ed the Union to be testoTed. This is what
he said on leaving the Senate of the United
"1f the Union .was to be dissolved, be
hoped it would be in each a way woula
afford an opportunity for its reconstruction."
Senator Yulee, of Florida, on the same
occasion, thus explains the feelings ol the
people of that State on the perpetuation of
the Union :
"He was sure the people of Florida wo'd
never be insensible to the blessings and ad
vantages of the Union, when directed to
the purpose ol establishing justice and do
mestic tranquility and safety."
Mr. Hunter, also a Senator of the United
States at the time above alluded to, and
now Secretary of late of the Southern Con
federacy, in a letter written in December,
I860 said :
"I do not consider the election of Mr.
Lincoln a just cause for secession. The
Souiheni States caii obtain guarantees
which will secure their rights in the Union,
I advise them to stand by it." '
The Hon J. B. Floyd, now a Southern
General, in a letter published about the
same lime, said :
"For one, I am not for secessionas. long
as any honorable effort can be made to pre
serve the Union as a constitutional basis.
I believe that the great material interests
of the country demand a reconciliation of
the sections and the preservation of the
Union. The main study of all should be to
prevent any collision between the sections,
and mot especially the shedding of the
first drop of blood. If we can but succeed
in averting these calamities, the great prac
tical business interests of the country mav,
perchance, sooner or later bring about a re
construction of the Union and a restoration
of harmony between the sections."
Hon A. O P. Nicholson, of Tennessee.
thus speaks of the sentiments of the peo
pie of his State to preserve the Union ;
"If I am not mistaken in- the sentiment
of Tennessee, our people require an hoc- j
est effort to be made to save the Union bj
demanding additional guarantees, and it is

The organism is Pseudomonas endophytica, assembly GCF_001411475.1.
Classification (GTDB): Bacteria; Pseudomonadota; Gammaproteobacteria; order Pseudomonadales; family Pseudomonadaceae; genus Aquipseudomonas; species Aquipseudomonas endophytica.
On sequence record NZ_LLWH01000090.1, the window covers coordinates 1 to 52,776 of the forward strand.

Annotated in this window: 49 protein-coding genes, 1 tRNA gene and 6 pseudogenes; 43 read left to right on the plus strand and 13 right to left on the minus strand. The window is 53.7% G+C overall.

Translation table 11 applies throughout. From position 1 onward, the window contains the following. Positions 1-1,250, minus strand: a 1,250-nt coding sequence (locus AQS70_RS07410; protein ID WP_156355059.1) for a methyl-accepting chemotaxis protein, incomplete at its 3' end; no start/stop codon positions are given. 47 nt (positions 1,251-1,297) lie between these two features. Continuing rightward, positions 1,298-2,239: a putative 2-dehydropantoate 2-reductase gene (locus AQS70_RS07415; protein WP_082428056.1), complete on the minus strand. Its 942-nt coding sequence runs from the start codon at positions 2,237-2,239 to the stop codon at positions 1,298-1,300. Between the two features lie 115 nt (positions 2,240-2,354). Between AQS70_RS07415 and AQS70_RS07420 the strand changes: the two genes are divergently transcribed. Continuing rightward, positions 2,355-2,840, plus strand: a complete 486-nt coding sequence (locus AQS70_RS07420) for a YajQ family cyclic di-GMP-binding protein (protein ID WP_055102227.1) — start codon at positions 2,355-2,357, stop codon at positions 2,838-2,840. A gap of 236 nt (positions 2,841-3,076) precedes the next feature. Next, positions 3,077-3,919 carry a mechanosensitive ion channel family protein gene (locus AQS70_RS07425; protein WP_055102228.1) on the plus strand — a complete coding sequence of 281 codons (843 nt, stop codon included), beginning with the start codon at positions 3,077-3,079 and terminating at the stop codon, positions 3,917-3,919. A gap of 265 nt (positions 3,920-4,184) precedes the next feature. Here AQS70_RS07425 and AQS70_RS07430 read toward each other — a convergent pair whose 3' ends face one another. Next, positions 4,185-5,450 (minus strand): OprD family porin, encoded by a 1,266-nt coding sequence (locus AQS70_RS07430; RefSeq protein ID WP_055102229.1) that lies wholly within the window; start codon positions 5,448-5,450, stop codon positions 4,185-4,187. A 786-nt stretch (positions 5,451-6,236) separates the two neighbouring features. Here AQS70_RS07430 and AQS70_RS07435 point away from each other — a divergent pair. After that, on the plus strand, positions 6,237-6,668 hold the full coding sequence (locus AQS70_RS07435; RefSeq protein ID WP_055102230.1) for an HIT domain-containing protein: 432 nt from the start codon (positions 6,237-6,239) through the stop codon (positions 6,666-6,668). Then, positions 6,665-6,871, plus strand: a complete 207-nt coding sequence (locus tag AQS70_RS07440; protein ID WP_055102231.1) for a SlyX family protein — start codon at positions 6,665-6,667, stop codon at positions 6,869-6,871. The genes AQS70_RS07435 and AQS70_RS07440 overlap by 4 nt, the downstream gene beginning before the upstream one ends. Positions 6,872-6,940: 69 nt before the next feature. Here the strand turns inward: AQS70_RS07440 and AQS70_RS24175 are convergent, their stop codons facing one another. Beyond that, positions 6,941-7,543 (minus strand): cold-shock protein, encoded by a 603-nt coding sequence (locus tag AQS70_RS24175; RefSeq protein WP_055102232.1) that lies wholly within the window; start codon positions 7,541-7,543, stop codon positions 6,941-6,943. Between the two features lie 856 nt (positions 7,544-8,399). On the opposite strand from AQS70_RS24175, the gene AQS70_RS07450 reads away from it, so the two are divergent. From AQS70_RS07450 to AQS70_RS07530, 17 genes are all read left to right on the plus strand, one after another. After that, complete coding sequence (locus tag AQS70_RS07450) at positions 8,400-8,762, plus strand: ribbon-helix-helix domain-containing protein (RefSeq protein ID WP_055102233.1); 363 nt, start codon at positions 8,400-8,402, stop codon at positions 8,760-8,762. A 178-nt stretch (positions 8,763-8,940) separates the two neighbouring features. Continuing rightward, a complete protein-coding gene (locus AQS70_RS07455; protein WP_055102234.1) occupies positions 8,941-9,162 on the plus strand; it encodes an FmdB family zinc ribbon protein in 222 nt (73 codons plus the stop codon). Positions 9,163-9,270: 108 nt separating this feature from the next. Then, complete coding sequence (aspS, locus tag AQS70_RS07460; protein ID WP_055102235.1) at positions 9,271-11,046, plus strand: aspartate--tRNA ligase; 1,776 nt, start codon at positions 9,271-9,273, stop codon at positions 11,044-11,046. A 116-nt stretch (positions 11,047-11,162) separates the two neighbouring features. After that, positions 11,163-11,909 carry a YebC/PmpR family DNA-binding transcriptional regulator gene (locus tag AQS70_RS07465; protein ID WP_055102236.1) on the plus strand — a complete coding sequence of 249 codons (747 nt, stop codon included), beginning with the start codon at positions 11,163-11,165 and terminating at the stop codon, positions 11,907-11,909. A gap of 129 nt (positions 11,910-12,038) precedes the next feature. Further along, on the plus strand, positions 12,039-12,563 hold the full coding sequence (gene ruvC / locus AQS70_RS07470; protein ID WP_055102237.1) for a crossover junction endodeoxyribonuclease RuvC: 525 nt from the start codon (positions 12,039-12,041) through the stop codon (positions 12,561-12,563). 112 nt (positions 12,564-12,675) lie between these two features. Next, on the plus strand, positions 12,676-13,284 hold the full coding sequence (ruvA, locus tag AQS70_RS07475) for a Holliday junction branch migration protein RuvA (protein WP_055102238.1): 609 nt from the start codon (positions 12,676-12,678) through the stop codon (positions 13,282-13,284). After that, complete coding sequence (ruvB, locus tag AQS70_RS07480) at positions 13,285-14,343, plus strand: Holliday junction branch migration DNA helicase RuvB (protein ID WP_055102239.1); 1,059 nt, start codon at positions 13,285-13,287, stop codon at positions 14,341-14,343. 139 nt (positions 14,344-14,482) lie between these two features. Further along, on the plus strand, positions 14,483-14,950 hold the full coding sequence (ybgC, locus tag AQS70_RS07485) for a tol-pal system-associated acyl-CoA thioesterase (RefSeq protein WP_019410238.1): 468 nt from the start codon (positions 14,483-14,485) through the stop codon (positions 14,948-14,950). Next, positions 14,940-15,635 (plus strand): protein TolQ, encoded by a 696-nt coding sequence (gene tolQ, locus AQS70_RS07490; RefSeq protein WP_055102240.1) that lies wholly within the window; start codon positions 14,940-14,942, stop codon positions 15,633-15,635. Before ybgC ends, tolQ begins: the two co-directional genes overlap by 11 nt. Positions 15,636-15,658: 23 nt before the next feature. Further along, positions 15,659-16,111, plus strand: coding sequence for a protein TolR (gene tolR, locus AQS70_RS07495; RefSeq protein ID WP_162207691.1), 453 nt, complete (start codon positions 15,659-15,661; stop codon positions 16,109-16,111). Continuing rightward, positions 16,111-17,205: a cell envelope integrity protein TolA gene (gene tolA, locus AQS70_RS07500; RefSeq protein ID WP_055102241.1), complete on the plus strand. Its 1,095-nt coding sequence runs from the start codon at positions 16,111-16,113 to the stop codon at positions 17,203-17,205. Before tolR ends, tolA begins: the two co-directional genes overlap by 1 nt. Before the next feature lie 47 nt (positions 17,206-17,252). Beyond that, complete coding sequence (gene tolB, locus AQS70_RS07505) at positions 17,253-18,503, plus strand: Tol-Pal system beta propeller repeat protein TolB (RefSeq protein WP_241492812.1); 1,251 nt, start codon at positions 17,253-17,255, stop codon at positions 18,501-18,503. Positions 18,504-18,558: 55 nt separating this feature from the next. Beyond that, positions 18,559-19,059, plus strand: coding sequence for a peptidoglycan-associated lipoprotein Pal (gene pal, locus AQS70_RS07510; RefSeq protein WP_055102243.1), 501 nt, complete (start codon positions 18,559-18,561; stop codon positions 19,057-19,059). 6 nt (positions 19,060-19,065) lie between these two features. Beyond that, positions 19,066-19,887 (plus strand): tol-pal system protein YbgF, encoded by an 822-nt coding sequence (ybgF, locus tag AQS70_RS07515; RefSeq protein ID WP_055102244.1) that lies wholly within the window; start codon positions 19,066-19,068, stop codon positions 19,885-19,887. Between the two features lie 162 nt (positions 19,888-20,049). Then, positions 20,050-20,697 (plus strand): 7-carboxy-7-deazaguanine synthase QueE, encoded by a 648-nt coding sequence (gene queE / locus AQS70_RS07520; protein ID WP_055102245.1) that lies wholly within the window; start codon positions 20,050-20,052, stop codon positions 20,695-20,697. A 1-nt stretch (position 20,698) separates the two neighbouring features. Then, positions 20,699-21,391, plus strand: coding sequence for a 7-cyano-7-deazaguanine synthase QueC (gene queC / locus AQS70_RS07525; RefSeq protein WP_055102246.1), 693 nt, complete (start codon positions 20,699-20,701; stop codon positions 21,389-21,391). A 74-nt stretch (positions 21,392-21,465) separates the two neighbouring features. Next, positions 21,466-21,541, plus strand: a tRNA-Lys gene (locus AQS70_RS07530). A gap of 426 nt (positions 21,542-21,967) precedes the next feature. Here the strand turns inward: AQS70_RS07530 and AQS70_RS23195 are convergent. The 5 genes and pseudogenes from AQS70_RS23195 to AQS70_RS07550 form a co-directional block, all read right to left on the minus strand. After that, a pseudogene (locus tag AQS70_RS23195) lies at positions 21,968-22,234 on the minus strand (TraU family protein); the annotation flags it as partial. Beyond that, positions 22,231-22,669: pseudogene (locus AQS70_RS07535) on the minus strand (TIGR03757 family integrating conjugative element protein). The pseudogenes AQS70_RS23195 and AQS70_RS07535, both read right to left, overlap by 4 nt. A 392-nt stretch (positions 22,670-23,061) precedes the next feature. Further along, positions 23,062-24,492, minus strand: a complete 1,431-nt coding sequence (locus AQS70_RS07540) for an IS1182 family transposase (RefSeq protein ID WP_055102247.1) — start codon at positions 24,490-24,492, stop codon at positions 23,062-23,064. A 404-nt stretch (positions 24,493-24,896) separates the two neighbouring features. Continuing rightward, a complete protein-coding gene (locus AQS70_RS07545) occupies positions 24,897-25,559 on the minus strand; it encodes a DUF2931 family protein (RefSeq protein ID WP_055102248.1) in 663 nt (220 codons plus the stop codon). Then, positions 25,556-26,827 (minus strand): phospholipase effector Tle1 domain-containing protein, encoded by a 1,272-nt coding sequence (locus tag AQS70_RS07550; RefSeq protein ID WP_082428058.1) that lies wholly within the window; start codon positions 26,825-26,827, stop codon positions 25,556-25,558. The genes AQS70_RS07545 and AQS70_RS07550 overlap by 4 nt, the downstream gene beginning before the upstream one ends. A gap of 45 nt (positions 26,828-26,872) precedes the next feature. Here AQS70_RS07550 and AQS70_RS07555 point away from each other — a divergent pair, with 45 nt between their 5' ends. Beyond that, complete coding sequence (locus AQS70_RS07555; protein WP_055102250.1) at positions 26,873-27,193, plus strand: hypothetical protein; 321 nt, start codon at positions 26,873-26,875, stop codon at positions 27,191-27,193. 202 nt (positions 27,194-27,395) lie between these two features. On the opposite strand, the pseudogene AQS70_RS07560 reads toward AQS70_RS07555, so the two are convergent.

only when this effort shall have failed, that
they propose to resort to secession."
We will close our extracts of leading
Southern men by that of Hon. R. Toombs,
of Georgia. Mr. T. is ono of the most in
fluential men in the South. In referring lo
the demands for guarantees, he said :
"Such demands were only for an equal
ity in ihe Union. He himself was willing
to DEFEND THE CONSTITUTION WITH
THE HALTER AROUND HIS NECK.?'
Now we wo-ild ask in the spirit ot broth
erly love, in the name of everything that is
sacred, would it not be worthy ol a trial to
resort to peaceable remedies ? That the
Union feeling of the South has considerably
abated since this terrible war. there is
little doubt : yet the fire of patriotism, the
love for this once great Union, cannot be
yet altogether obliterated. It is there yet
it only wants an impetus to revive in all its
grandeur and power. We hate tried war.
The war party had all and everything to
itself to bring it id a favorable issue, if it
can be done by war. Bit"j-hat Is the sad
reality ! Reader, we will not tell you here.
We do not wish td recite the dreadful ca
lamities that have befallen this lately hap
py cbnntfy. And is it over now ? Do yoo
see the least bright sr-ot in the distant po
litical horizon ? Nb ; all is gloom every
patriot's heart i despondent.
But we are auain asked; how can we re
sort to reconciliation and concession. Is
the party in power, from the President